BYOB interest goes flat
Excitement surrounding the new BYOB licenses for small city restaurants has fizzled after months of hoopla with only one eatery owner applying for the waiver as others mull the long list of regulations for carry-in beer and wine.
The sole applicant is Christopher Lin, owner of Seven Star Street Bistro in Roslindale, who jumped at the booze break once it went on the books Feb. 6.
“I know right here in Roslindale, off the top of my head, I’m one of the only businesses that would qualify for it. The restaurant across the street doesn’t, because they don’t offer table service,” he said, adding the rules limit BYOB applicants to those restaurants that have no more than 30 tables attended by a wait staff.
Lin said other red tape, including restrictive hours from 5 p.m. to 11 p.m., when beer or wine can be carried in, further limit its popularity. He said he’d like to see the scope of the license broadened.
“That’s going to be a tricky one because Boston’s so uptight, to be blunt,” he added.
Tania Vega, owner of the River Cafe Grille in Hyde Park, said she wasn’t even aware that the city was now accepting applications.
“I talked to somebody a long time ago in Hyde Park, and they told me that they were working on it,” she said. She still may apply for the $400 license now, saying the price is “not bad.”
City Council President Michelle Wu championed the new policy, hoping to support small businesses in neighborhoods outside of downtown.
“We see this as a tool that adds another option for entrepreneurship and vibrancy in all of our neighborhoods,” she said.
Wu’s office did not respond to an inquiry about the low number of applications.
The BYOB regulation only applies to smaller restaurants in Allston-Brighton, Charlestown, Dorchester, East Boston, Hyde Park, Jamaica Plain, Mattapan, Mission Hill, Roslindale, Roxbury and West Roxbury.
In order to operate with a BYOB license, all restaurant employees must also undergo training in alcohol service safety.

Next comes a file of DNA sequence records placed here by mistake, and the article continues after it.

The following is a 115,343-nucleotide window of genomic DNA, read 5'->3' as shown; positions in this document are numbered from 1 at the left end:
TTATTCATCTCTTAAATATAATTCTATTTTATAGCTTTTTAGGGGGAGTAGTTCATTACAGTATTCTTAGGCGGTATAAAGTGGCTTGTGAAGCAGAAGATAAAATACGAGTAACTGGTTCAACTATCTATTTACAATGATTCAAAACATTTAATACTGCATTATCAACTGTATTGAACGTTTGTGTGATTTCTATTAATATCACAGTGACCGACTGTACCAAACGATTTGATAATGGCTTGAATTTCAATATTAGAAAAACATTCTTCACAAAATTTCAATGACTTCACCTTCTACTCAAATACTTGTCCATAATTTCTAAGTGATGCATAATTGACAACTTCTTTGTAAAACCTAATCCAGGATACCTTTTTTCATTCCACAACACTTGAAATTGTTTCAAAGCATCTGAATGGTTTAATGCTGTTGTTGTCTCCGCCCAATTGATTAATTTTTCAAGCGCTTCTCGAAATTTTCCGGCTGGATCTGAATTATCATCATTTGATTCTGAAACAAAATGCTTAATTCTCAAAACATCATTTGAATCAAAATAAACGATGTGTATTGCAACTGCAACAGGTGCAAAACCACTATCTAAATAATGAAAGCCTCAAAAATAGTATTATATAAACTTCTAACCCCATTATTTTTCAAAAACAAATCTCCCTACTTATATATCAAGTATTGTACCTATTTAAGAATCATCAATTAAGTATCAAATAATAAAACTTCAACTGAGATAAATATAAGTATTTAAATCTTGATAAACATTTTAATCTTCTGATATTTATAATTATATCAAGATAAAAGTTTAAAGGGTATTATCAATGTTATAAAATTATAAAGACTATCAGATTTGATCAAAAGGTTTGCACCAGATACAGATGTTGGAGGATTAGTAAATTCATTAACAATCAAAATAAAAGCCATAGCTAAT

“Everybody needs to be trained, just as they would in a full-service, full liquor-licensed restaurant,” said Bob Luz, CEO of the Massachusetts Restaurant Association.
Lin said in 2015 he paid $50,000 for a beer and wine license, but it didn’t make sense for his 16-seat establishment. He said he sold the license for a $20,000 profit.
“In our case, a beer and wine license or a costly full liquor license just wasn’t possible for cost and availability, so when BYOB became available we got really excited,” he said.
Mike Dupuy, owner of Streetcar Wine and Beer in Jamaica Plain, said the BYOB rule just needs time to take hold.
“I think all those old Blue Laws and really starting to see their end,” he said. “Hopefully (Boston) will be like any other place in the country” where BYOB is commonplace.New Hub booze license comes with a host of regulations The byob rules come wrapped in a robust list of regulations, including:• the restaurant must not already hold an alcohol license.• it cannot be located in a downtown neighborhood.• must have a capacity of 30 people or fewer.• must offer sit-down service.• byob can only be allowed from 5 p.m. to 11 p.m.• all employees must undergo in-person, industry approved alcohol training.• 64 oz. of malt beverage per-person limit.• 750 ml (standard wine bottle) per-person limit— Meghan Ottolini